|CHELLAN, PRINESSA - University Of Warwick|
|AVERY, VICKY - Griffiths University|
|DUFFY, SANDRA - Griffiths University|
|TRICCAS, JAMES - University Of Sydney|
|NAGALINGAM, GAYATHRI - University Of Sydney|
|Cheng, Luisa Wai Wai|
|LIU, JENNY - University Of The Pacific|
|LAND, KIRKWOOD - University Of The Pacific|
|CLARKSON, GUY - University Of Warwick|
|ROMERO, ISOLDA - University Of Birmingham|
|SADLER, PETER - University Of Warwick|
Submitted to: Chemistry - A European Journal
Publication Type: Peer Reviewed Journal
Publication Acceptance Date: 4/6/2018
Publication Date: 4/13/2018
Citation: Chellan, P., Avery, V., Duffy, S., Triccas, J.A., Nagalingam, G., Tam, C.C., Cheng, L.W., Liu, J., Land, K.M., Clarkson, G.J., Romero, I., Sadler, P.J. 2018. Organometallic conjugates of the drug sulfadoxine for combatting antimicrobial resistance. Chemistry - A European Journal. 24(40):10078-10090. https://doi.org/10.1002/chem.201801090.
Interpretive Summary: Microbial diseases are still responsible for significant human and animal morbidity and mortality. In this study, we synthesized a novel set of sulfadoxine-based compounds and tested them against three widespread infectious diseases–tuberculosis, malaria, and trichomoniasis. Our results identified several lead compounds in this set that have activity against all three pathogens. We also tested these compounds against normal human cells had there were no observable effects. Furthermore, given that new antibiotics can often impact normal flora of the patient, we tested the entire set of compounds on several known normal flora bacteria and observed no effect on growth, even at the highest concentration tested. Taken together, this work shows that several of these compounds are selective for three different human pathogens; and demonstrate promising and potential new leads for drug discovery against tuberculosis, malaria and trichomoniasis.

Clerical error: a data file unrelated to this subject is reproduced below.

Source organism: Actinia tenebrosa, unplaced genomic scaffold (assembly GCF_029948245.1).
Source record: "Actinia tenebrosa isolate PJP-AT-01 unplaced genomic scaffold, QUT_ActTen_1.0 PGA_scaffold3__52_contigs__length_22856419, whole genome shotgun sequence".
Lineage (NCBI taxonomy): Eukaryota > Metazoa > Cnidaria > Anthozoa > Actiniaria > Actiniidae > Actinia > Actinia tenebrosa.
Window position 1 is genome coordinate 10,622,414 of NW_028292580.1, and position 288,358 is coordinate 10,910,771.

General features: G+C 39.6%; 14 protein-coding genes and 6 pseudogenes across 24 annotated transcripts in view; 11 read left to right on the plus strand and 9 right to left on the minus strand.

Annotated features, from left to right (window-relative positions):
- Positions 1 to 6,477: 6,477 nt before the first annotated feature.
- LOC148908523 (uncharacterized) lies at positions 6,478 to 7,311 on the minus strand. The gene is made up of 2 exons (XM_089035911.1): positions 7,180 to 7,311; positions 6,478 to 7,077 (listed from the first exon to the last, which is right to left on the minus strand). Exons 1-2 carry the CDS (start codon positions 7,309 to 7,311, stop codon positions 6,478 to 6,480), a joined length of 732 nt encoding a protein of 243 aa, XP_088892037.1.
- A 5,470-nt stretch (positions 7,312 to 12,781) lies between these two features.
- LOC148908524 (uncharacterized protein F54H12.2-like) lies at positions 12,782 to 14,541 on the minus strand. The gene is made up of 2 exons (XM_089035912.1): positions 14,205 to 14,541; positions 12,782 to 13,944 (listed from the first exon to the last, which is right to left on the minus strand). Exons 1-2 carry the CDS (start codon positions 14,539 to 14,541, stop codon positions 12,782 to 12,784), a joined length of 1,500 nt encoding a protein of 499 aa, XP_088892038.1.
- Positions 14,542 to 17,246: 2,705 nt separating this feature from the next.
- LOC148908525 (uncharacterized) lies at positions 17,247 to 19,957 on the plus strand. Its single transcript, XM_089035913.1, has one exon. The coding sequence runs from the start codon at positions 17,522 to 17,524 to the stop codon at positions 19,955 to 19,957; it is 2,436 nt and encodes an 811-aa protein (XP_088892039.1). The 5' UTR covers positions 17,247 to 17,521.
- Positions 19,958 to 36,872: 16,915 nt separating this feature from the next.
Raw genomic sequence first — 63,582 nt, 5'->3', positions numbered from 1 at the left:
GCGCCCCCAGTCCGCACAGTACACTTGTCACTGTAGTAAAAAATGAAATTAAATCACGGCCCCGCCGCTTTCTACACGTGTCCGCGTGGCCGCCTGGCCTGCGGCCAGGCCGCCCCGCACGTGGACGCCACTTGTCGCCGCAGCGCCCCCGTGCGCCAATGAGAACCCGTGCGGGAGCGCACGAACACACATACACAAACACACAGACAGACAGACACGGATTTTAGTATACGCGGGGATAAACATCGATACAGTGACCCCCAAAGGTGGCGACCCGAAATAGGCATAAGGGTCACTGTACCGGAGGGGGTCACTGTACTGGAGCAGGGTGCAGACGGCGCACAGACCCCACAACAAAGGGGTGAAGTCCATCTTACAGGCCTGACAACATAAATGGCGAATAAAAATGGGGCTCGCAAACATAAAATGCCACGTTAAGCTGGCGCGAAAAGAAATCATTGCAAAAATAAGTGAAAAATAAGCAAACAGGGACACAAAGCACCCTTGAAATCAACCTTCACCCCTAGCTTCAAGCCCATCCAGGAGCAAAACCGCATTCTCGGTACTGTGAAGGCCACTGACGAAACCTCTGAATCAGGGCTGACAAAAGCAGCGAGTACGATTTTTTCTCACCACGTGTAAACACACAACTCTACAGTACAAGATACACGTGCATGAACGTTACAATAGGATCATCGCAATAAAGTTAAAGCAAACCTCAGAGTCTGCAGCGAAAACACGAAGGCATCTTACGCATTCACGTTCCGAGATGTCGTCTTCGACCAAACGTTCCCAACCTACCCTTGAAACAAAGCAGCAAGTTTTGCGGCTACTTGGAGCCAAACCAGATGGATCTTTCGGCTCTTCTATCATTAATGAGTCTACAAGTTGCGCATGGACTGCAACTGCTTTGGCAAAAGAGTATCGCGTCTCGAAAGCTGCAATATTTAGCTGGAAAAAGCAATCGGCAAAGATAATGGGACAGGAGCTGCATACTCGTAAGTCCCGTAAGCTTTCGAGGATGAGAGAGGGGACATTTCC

Technical Abstract: Fourteen new RuII, RhIII and IrIII complexes conjugated to the antimalarial drug sulfadoxine functionalised with either a pyridylimino- or quinolylimino- group to allow N,N’-chelation ligands have been synthesized and characterized. The effect of the arene/Cpx, planarity of imino group on sulfadoxine ligands with and metal on biological activity was investigated. The x-ray crystal structures of[('5-Cp*)Rh(N,N’-2-pyridyliminosulfadoxine)Cl]PF6(2),[('5-CpxPh)Rh(N,N’-2-quinolyliminosulfadoxine)Cl]PF6,.1.5C3H6O(10.1.5C3H6O), and [('5-CpxPh)IrCl(N,N’-2-quinolyliminosulfadoxine)]PF6·1.5C3H6O(13·1.5C3H6O)confirm the piano-stool structures of the complexes and the presence of sulfadoxine conjugation. The complexes were screened for anti-infective activity against strains of Plasmodium falciparum (Pf), Trichomonas vaginalis (Tv) and Mycobacterium tuberculosis (Mtb). The rhodium and iridium complexes exhibited good antiplasmodial activity with IC50 values between 0.10 – 2.0 µM in all three Pf assays (3D7 chloroquine sensitive, Dd2 chloroquine sensitive and LSGNF54) but were only moderately active in the Tv assay. It was also observed that the rhodium and iridium sulfadoxinyl complexes were active in the late stage gametocyte assay, LSGNF54, while the clinical parent drug, sulfadoxine, was not. This observation demonstrates that conjugation of organometallic groups to the sulfadoxine drug can alter its biological target. Against Mtb, five complexes were moderately active with IC50 values less than 6 'M; sulfadoxine shows no antitubercular activity. Experimental studies of the rate of aquation and relative hydrophobicity of the Rh and Ir complexes revealed that with an increase in the size of both the Cpx ligand and the aromatic imino group, there is an increase in hydrophobicity which appears to lead to an increase in antiplasmodial activity in the order of Cp*biph > Cp*ph > Cp* and quinolylimino-group > pyridylimino-group. No structure-activity trend could be discerned for the complexes as anti-TB agents. Also, given that T. vagnalis exists in a mucosal microbiome, we also screened all of these complexes against common normal flora bacteria, and no detectable effects on flora bacteria was observed.